Background: Palpitations are a common clinical manifestation within the general population and are often associated with conduction abnormalities within the heart. Structural causes account for only 3% of palpitations. As such, they are often investigated with cardiac event/Holter monitoring. Presented here is a case of palpitations secondary to intracardiac mass.
Case summary: A 58-year-old female patient presented with palpitations. The electrocardiogram was unremarkable. Transthoracic echocardiography revealed a large, mobile mass visualised in the right ventricular outflow tract. Further investigations, including cardiac CT and cardiac MRI, confirmed a right ventricular myxoma, which was successfully surgically excised. There has been no evidence of recurrence or long-term morbidity.
Discussion: Myxomas are extremely rare and most commonly present with signs of heart failure, thromboembolic events, or constitutional symptoms. Palpitations are a usual presentation of cardiac masses. Myxomas carry a high risk of sudden death through thromboembolic events or dysrhythmias, therefore immediate intervention is essential. From the findings, patients presenting with palpitations are recommended to undergo a transthoracic echocardiogram to identify the possibility of palpitations secondary to structural variants or abnormalities.
Learning Points: If there are no haematological or biochemistry abnormalities, and no risk factors for palpitations were ascertained, patients presenting with palpitations should ideally have a transthoracic echocardiogram, in addition to Holter monitoring, to rule out a structural cause for their clinical manifestation. Structural abnormalities noticed on echocardiography are better characterised with cardiac MRI as it provides both structural and possible tissue characterisation.
Primary intracardiac tumours are very rare, with an incidence of 0.02% of which myxomas are the most common.1,2 Commonly affecting the mid-aged female population, myxomas are typically located within the atrium (93%) and rarely within the ventricular systems (6–8%).1,3 The clinical phenomenology and adverse outcomes are dependent on several factors: size, location, and the extent to which they interfere with the cardiac conduction system.1,3,4 Myxomas classically present as a triad of symptoms: malaise, low-grade fever, and joint pain.1,5,6 These masses, despite being histologically benign, pose a high risk to patients, increasing the risk of dysrhythmias and thromboembolism, which result in the risk of sudden death.1,4
Myxomas are typically investigated using a combination of transthoracic echocardiography (TTE) and transoesophageal echocardiography (TOE). Urgent surgical intervention is usually the definitive treatment. Recurrence is extremely unlikely in resected isolated tumours.1,5 Here, a case is presented of an incidental finding of right ventricular outflow tract (RVOT) myxoma obstructing the flow across the pulmonary valve in a patient with palpitations, which was successfully treated with surgical resection.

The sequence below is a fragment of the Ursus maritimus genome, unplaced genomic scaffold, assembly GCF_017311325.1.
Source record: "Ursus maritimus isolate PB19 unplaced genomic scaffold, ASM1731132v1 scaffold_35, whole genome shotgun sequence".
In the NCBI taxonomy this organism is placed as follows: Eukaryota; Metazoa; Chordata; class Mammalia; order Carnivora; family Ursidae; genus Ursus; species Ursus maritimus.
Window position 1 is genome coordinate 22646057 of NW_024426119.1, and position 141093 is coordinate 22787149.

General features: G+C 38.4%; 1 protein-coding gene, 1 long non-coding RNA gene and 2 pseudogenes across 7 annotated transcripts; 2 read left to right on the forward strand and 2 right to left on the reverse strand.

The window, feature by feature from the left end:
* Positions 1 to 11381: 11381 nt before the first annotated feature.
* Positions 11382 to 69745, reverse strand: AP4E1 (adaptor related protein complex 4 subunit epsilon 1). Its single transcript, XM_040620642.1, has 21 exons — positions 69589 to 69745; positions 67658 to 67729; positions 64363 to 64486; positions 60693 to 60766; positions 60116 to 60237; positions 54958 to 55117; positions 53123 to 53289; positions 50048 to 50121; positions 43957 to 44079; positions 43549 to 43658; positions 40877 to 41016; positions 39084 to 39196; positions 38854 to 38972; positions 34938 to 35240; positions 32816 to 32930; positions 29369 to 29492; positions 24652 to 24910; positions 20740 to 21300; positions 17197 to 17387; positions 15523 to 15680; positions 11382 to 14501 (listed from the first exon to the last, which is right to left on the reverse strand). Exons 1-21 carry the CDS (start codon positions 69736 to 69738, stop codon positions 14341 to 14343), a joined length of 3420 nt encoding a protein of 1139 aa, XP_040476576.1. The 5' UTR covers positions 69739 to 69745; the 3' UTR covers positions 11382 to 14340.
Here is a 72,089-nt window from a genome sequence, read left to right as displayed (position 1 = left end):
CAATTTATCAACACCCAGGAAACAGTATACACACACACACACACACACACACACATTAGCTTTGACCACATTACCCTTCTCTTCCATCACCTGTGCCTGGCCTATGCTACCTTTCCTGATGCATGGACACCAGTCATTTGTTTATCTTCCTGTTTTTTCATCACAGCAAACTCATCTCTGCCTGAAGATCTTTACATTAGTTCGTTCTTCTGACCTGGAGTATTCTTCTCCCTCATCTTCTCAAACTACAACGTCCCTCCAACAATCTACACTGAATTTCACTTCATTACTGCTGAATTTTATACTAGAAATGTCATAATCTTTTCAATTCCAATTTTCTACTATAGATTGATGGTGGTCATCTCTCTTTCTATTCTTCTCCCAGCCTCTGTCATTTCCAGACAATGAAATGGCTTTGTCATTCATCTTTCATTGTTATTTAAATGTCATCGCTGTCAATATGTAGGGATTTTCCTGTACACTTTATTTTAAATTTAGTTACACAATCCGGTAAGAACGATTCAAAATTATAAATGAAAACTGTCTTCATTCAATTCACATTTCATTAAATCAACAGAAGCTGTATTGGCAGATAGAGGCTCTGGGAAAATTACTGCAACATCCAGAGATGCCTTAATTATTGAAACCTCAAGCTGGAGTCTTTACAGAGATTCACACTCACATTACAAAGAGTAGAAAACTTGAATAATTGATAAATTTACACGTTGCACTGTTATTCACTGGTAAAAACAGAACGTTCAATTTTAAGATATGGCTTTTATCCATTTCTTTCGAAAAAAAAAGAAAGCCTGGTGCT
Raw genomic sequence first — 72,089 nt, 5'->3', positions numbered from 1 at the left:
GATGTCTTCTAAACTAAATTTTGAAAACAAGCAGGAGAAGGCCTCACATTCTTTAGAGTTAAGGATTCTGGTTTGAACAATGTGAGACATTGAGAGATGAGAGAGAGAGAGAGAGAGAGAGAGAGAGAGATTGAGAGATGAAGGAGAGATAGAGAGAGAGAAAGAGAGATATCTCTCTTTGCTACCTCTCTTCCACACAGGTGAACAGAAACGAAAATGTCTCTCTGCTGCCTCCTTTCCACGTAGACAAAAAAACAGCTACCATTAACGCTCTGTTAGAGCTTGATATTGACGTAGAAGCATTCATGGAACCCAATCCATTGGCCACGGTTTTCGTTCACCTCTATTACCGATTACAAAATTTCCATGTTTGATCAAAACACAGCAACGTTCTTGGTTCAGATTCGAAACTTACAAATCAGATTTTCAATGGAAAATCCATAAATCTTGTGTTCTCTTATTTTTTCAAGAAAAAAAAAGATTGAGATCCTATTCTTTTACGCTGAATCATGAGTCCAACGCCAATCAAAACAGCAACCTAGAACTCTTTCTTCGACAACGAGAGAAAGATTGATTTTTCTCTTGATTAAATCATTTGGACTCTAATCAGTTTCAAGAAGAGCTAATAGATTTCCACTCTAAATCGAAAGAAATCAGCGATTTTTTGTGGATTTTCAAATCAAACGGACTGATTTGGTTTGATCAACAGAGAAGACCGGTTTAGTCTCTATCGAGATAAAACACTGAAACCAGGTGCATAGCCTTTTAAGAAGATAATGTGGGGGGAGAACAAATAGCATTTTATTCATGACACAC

A 58-year-old female patient was referred to the cardiology clinic due to palpitations. Her main complaint was sporadic palpitations that had been ongoing for several months, worsening with exertion but with no resultant presyncope or syncope. There were no reported constitutional symptoms and no evidence/risk factors for thromboembolic disease. Her comorbidities included that of chronic kidney disease Stage 3B, hyperlipidaemia, rheumatoid arthritis, and Crohn’s colitis.
Clinical examination confirmed haemodynamic stability and an ejection systolic murmur, heard loudest in the pulmonary area. The electrocardiogram showed sinus rhythm at 80 beats/min and no ischaemic changes. Her blood results were generally normal, with no evidence of electrolyte abnormalities, anaemia, or thyroid disease (haemoglobin: 129 g/L; mean corpuscular volume: 95.8 fL; thyroid stimulating hormone: 1.54 mU/L). There was no history of consumption of excessive caffeine, alcohol, or carbonated drinks, and she denied use of illegal or recreational drugs.
A cardiac event monitor revealed mainly sinus tachycardia (maximum heart rate approximately 158 beats/min) with isolated atrial and ventricular premature beats. The TTE discovered a large, mobile mass visualised in the RVOT before the pulmonary valve, obstructing the flow across the RVOT/pulmonary valve with a peak gradient of 48 mmHg. The biventricular size and systolic function were normal. A cardiac CT showed low attenuation and a mildly enhancing, spherical mass in the right ventricular outflow tract, contiguous with the pulmonary valve (Figure 1). Further characterisation with a cardiac MRI (CMR) showed a hypointense, 41x19x23 mm polypoidal lesion attached by a narrow stalk to the anterior wall of the right ventricle outflow tract, 38 mm proximal to the pulmonary valve annulus. The lesion had a lobulated smooth surface and prolapsed across the pulmonary valve in systole, resulting in a transvalvular gradient of 47 mmHg (Figure 2). The T2-weighted MRI tissue characterisation was in keeping with a myxoma. CMR confirmed normal biventricular size and function and there was no extracardiac lesion on CT thorax, abdomen, or pelvis.